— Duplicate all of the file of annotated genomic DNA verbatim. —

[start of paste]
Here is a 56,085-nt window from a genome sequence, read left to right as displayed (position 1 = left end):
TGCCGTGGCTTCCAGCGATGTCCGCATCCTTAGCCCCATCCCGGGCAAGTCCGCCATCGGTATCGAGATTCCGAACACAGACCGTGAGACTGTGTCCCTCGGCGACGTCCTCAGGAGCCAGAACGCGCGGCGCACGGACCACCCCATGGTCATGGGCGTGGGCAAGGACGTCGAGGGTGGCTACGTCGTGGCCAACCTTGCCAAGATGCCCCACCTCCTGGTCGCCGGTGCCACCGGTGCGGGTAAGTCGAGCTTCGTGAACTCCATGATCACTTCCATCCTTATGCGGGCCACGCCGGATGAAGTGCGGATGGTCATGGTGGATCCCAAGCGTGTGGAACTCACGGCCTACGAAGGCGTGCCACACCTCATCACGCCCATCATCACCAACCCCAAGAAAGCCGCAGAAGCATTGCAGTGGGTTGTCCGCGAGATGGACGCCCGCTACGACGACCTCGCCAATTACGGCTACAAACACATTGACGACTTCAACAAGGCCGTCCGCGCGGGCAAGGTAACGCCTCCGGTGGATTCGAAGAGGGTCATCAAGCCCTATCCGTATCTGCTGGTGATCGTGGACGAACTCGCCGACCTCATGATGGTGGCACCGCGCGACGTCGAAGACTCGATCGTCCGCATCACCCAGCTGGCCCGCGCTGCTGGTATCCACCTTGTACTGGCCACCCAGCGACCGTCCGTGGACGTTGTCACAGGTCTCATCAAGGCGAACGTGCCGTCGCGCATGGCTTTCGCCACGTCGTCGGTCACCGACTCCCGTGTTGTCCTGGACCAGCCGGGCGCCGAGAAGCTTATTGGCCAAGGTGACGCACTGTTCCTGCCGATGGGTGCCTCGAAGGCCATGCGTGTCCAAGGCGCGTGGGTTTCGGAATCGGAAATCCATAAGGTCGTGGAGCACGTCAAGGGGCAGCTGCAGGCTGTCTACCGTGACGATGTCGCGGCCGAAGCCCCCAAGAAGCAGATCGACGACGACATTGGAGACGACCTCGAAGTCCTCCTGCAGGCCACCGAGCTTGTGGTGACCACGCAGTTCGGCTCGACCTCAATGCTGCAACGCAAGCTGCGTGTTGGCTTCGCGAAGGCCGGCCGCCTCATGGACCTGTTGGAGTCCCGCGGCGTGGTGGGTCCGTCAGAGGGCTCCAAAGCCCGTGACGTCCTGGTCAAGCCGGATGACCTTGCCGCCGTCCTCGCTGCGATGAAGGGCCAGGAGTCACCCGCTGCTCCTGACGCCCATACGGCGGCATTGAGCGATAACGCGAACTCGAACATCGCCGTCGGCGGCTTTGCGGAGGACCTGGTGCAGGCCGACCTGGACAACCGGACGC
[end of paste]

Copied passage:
Here is a 56,085-nt window from a genome sequence, read left to right as displayed (position 1 = left end):
TGCCGTGGCTTCCAGCGATGTCCGCATCCTTAGCCCCATCCCGGGCAAGTCCGCCATCGGTATCGAGATTCCGAACACAGACCGTGAGACTGTGTCCCTCGGCGACGTCCTCAGGAGCCAGAACGCGCGGCGCACGGACCACCCCATGGTCATGGGCGTGGGCAAGGACGTCGAGGGTGGCTACGTCGTGGCCAACCTTGCCAAGATGCCCCACCTCCTGGTCGCCGGTGCCACCGGTGCGGGTAAGTCGAGCTTCGTGAACTCCATGATCACTTCCATCCTTATGCGGGCCACGCCGGATGAAGTGCGGATGGTCATGGTGGATCCCAAGCGTGTGGAACTCACGGCCTACGAAGGCGTGCCACACCTCATCACGCCCATCATCACCAACCCCAAGAAAGCCGCAGAAGCATTGCAGTGGGTTGTCCGCGAGATGGACGCCCGCTACGACGACCTCGCCAATTACGGCTACAAACACATTGACGACTTCAACAAGGCCGTCCGCGCGGGCAAGGTAACGCCTCCGGTGGATTCGAAGAGGGTCATCAAGCCCTATCCGTATCTGCTGGTGATCGTGGACGAACTCGCCGACCTCATGATGGTGGCACCGCGCGACGTCGAAGACTCGATCGTCCGCATCACCCAGCTGGCCCGCGCTGCTGGTATCCACCTTGTACTGGCCACCCAGCGACCGTCCGTGGACGTTGTCACAGGTCTCATCAAGGCGAACGTGCCGTCGCGCATGGCTTTCGCCACGTCGTCGGTCACCGACTCCCGTGTTGTCCTGGACCAGCCGGGCGCCGAGAAGCTTATTGGCCAAGGTGACGCACTGTTCCTGCCGATGGGTGCCTCGAAGGCCATGCGTGTCCAAGGCGCGTGGGTTTCGGAATCGGAAATCCATAAGGTCGTGGAGCACGTCAAGGGGCAGCTGCAGGCTGTCTACCGTGACGATGTCGCGGCCGAAGCCCCCAAGAAGCAGATCGACGACGACATTGGAGACGACCTCGAAGTCCTCCTGCAGGCCACCGAGCTTGTGGTGACCACGCAGTTCGGCTCGACCTCAATGCTGCAACGCAAGCTGCGTGTTGGCTTCGCGAAGGCCGGCCGCCTCATGGACCTGTTGGAGTCCCGCGGCGTGGTGGGTCCGTCAGAGGGCTCCAAAGCCCGTGACGTCCTGGTCAAGCCGGATGACCTTGCCGCCGTCCTCGCTGCGATGAAGGGCCAGGAGTCACCCGCTGCTCCTGACGCCCATACGGCGGCATTGAGCGATAACGCGAACTCGAACATCGCCGTCGGCGGCTTTGCGGAGGACCTGGTGCAGGCCGACCTGGACAACCGGACGC